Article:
Saturday, March 13, 2010

Updated State of the Art for Software Agent Technology

I just updated my web page for State of the Art for Software Agent Technology. I originally wrote it in 2004 and the world has changed a bit since then. Alas, I do not have a lot of great progress to report. As I wrote in this year's update:

The technology sector has evolved significantly since I originally wrote this page in 2004, but software agent technology has stagnated somewhat, at least from a commercial perspective. Research continues, but the great hopes for software agent technology, including my own, have been deferred.

For example, the European Commission AgentLink initiative published its Agent Technology Roadmap in 2004 and an update in 2005, but there have not been any updates in the five years since then.

A lot of the effort in software agents field was simply redirected to the Semantic Web, Web Services, and plug-ins for Web browsers and Web servers. Rather than seeing dramatic advances in intelligent agents, we have seen incremental improvements in relatively dumb but smart features embedded in non-autonomous Web software such as browsers and server software.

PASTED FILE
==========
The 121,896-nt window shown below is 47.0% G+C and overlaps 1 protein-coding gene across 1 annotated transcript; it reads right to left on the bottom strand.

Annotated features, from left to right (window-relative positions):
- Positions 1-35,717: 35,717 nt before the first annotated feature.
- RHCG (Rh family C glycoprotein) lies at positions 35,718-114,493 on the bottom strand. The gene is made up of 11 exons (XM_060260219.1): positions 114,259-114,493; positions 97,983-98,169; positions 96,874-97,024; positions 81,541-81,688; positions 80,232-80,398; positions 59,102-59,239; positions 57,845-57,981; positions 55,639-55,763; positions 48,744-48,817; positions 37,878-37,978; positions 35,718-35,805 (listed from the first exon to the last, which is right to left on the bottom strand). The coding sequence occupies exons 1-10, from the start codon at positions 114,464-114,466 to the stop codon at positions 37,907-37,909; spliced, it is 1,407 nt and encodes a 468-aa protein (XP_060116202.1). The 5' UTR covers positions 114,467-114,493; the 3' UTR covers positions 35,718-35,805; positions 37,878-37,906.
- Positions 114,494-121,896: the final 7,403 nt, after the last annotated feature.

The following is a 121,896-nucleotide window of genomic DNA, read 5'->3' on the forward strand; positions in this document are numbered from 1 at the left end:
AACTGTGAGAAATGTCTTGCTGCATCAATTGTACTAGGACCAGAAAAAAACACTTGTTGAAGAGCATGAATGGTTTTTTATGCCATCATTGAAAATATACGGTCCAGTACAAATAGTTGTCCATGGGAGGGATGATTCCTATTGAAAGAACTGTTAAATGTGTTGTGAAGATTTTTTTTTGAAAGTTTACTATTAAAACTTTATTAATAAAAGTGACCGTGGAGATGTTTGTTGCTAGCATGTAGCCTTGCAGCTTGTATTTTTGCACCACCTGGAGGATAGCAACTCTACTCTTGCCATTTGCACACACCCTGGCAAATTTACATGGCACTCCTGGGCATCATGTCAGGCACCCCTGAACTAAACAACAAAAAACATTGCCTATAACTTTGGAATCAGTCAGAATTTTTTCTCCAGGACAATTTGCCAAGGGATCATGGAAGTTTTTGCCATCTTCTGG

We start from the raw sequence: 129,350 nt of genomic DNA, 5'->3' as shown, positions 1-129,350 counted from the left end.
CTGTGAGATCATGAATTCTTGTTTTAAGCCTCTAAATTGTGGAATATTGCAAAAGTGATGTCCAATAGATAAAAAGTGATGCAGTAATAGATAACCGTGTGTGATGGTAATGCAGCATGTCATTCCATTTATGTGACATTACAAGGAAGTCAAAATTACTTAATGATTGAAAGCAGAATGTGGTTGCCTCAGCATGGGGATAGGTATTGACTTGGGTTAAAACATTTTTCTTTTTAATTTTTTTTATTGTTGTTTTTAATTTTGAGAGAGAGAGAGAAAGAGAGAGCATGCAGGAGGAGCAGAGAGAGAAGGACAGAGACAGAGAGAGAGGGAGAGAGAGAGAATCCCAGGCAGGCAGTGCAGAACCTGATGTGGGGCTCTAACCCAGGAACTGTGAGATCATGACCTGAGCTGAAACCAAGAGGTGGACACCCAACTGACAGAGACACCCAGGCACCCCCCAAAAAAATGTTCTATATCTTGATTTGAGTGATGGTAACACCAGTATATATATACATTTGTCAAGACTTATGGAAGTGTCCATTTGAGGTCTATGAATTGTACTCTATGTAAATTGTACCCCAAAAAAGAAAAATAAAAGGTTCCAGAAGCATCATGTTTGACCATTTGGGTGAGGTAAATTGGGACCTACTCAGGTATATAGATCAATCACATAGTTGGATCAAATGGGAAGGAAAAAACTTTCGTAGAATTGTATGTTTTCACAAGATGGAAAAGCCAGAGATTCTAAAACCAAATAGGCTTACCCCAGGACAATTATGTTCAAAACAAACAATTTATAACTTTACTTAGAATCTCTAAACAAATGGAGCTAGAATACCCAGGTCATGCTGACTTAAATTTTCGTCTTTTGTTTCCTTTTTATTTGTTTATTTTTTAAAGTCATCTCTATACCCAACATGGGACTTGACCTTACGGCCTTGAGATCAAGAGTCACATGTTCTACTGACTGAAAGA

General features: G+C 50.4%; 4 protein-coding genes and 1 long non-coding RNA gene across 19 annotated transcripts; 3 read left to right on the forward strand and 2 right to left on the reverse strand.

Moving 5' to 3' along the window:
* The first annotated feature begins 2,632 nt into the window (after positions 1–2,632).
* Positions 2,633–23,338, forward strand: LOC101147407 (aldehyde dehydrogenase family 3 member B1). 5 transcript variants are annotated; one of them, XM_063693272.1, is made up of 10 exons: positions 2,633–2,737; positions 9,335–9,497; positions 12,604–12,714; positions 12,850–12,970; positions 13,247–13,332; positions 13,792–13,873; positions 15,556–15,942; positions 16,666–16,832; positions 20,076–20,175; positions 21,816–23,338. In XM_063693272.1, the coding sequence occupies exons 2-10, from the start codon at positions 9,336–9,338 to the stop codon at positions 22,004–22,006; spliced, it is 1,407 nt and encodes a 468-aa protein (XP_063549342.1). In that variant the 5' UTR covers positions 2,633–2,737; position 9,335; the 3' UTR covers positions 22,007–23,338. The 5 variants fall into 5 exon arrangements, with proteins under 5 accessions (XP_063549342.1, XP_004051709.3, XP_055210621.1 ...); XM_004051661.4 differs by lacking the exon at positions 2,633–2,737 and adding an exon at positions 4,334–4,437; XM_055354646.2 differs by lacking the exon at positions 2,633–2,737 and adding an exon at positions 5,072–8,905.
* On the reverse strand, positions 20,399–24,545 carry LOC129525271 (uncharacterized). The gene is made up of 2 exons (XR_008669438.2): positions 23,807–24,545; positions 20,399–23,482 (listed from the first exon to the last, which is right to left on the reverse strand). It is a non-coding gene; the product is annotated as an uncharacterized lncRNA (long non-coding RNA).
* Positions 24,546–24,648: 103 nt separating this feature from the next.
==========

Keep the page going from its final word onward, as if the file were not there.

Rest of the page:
Again, there has been a lot of progress, but no where near enough to say "Wow! Look at this!"

My real bottom line is simply that a lot more research is needed:

I hate to say it, but for now the field of software agents remains primarily in the research labs and the heads of those envisioning its future. There have been many research projects and many of them have made great progress, but the number of successful commercial ventures is still quite limited (effectively nonexistent.) There are still many issues and unsolved problems for which additional research is needed.

Nonetheless, I do remain hopeful and quite confident that software agent technology will in fact be the wave of the future, at some point, just not yet or any time soon.

-- Jack Krupansky

Sunday, March 07, 2010

David Gelernter: Time to Start Taking the Internet Seriously

I just finished reading an essay on Edge by noted computer scientist David Gelernter entitled "Time to Start Taking the Internet Seriously" which basically argues for his concept of lifestreams as a better model for publishing and accessing information than today's web model. Rather that organizing information in a spatial form, he recommends that we think about and organize information along the time dimension. As he puts it: